June 21, 2013

More Criticism of the AACE Diabetes Algorithms

The American Association of Clinical Endocrinologists apparently likes to pick and chose its fights. They did not attack Anne L. Peters, MD, CDE, Professor of Clinical Medicine; Director, Clinical Diabetes Programs, Keck School of Medicine, University of Southern California, Los Angeles, California. Yet, they pulled out all stops to clash with Jerry Avorn, MD, Professor of Medicine at Harvard Medical School and Chief of the Division of Pharmacoepidemiology and Pharmacoeconomics in the Department of Medicine at Brigham and Women’s Hospital.

Therefore, I would be inclined to believe Dr. Avorn struck a raw nerve in his criticism of AACE's business ethics and they could not let that go without a denial for posturing position. Dr. Avorn stated in his New York Times op-ed piece, “The A.A.C.E.’s latest guidelines elevate many second- or third-line drugs to more prominent positions in the prescribing hierarchy, rivaling once uncontested go-to medications like metformin, an inexpensive generic. They also emphasize the riskiness of established treatments like insulin and glipizide, which now carry yellow warning.”

This is something to consider and I missed this point in my discussion here. Dr. Avorn also states in his New York Times op-ed piece, “But there is also concern that they could have been influenced by another factor: the manufacturers of some of these new drugs financially supported the development of the guidelines, and many of the authors are paid consultants to some of those companies.” I agree, as there was too little information published with the AACE Diabetes Algorithms and nothing stating how they were developed and if others had approved them. When something is just published with little additional information except some press and quotes from a Dr. Garber, criticism should be expected.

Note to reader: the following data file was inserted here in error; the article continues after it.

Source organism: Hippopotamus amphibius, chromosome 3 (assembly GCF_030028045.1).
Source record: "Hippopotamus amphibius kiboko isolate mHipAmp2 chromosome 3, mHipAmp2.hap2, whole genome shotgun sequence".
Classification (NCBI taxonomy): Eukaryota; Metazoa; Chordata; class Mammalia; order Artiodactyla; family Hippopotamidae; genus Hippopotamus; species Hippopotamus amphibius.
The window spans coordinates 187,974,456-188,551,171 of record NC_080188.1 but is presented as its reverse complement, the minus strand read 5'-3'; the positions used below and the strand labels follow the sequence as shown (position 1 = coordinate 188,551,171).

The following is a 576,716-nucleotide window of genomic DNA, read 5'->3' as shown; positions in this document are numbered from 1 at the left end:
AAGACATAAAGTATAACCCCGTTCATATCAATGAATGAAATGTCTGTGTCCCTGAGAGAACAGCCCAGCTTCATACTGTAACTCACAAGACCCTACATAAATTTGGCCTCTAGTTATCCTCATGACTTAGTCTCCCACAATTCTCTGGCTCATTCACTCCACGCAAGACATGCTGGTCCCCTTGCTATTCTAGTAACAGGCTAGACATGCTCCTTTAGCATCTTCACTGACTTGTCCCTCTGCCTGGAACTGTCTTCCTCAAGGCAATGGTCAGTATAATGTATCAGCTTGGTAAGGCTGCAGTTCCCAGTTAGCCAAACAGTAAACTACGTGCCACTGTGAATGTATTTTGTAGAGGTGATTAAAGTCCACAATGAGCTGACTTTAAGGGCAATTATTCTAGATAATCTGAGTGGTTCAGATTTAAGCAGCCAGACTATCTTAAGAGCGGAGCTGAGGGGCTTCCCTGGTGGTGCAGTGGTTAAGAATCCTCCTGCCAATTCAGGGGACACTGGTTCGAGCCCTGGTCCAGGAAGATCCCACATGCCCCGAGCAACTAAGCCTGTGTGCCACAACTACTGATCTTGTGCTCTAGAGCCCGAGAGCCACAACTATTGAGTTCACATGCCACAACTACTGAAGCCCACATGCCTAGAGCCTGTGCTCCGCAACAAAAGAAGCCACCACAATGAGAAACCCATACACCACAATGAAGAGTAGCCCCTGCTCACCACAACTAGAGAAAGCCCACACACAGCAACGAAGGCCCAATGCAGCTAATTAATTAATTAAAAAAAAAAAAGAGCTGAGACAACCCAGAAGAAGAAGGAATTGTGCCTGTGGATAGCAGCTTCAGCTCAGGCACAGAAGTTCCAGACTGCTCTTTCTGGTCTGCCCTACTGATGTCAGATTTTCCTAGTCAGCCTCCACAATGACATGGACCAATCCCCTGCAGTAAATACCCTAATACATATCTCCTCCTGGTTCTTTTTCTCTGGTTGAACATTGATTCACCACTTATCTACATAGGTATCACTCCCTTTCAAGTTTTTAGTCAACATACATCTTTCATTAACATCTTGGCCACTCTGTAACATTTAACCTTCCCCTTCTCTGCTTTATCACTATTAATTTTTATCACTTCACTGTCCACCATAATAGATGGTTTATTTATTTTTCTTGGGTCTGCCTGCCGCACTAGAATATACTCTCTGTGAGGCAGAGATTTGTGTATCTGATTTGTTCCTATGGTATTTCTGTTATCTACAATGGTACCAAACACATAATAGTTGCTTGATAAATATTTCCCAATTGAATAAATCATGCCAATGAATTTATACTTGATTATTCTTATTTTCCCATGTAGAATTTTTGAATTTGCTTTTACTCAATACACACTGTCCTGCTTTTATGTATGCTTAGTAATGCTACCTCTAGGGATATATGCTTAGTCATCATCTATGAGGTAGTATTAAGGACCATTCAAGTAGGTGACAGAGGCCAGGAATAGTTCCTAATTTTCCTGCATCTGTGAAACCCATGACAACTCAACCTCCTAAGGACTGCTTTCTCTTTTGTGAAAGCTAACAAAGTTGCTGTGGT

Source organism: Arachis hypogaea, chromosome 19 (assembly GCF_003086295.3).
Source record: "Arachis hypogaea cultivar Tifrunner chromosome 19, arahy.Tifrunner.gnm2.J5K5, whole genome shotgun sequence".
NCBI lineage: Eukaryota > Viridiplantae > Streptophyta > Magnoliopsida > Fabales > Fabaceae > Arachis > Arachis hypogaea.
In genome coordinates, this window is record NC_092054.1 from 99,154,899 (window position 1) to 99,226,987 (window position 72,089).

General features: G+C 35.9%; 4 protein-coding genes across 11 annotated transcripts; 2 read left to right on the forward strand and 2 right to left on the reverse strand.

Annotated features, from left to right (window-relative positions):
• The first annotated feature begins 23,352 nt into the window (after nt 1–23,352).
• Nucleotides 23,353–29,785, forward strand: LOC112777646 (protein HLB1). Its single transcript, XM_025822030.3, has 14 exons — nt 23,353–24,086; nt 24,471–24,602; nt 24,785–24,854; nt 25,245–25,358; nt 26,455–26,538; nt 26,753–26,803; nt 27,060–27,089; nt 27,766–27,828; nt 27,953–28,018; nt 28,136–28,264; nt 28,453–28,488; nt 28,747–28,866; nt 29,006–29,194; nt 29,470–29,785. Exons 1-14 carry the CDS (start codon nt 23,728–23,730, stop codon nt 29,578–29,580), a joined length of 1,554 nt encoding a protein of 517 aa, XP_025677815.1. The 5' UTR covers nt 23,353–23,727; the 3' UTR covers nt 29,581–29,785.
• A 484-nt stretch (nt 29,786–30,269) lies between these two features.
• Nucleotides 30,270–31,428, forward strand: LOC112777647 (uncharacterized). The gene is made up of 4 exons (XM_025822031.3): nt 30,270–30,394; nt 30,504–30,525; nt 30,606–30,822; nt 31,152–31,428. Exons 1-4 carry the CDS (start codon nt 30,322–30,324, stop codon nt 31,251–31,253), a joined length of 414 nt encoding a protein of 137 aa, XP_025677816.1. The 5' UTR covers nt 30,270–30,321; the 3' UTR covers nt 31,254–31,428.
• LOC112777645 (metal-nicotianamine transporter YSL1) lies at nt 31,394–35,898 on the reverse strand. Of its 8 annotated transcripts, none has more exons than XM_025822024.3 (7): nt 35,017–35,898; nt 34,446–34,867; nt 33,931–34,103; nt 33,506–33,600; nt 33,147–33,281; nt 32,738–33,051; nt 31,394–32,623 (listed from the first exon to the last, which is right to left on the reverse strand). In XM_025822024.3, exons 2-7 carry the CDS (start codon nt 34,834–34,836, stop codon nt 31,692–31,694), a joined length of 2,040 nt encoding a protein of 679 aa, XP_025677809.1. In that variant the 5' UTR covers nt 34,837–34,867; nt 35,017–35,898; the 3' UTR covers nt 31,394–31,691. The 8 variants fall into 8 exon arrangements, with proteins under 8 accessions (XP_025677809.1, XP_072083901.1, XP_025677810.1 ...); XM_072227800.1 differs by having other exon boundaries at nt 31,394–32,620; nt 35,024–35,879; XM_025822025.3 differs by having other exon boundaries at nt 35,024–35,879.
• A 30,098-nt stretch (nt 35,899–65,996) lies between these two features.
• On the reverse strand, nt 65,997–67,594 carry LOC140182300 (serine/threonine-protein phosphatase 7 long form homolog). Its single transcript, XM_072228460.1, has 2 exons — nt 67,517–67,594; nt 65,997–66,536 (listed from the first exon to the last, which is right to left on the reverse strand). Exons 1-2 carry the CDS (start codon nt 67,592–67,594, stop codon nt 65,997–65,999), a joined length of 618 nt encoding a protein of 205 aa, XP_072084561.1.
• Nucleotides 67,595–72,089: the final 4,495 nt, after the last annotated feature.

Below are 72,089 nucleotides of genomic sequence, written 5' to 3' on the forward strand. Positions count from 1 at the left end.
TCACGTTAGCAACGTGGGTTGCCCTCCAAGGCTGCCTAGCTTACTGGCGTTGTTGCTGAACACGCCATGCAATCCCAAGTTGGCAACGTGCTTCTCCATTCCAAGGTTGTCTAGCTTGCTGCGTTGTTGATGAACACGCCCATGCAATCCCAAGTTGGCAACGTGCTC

When you know that they have many corporate-partners in the pharmaceutical ranks, the denial of what Dr. Avorn says holds no water and clearly is done to appease the corporate ranks. Review the corporate-partners list here. If you carefully read this denial on the AACE website, they only deny corporate funding of the algorithms, but make no denial of the consulting fees paid by corporate-partners. There may have been a healthy bonus in their consulting pay. How else could these “experts” have, “Donated days of time and talent to accomplish what they value as an important component of public health.”

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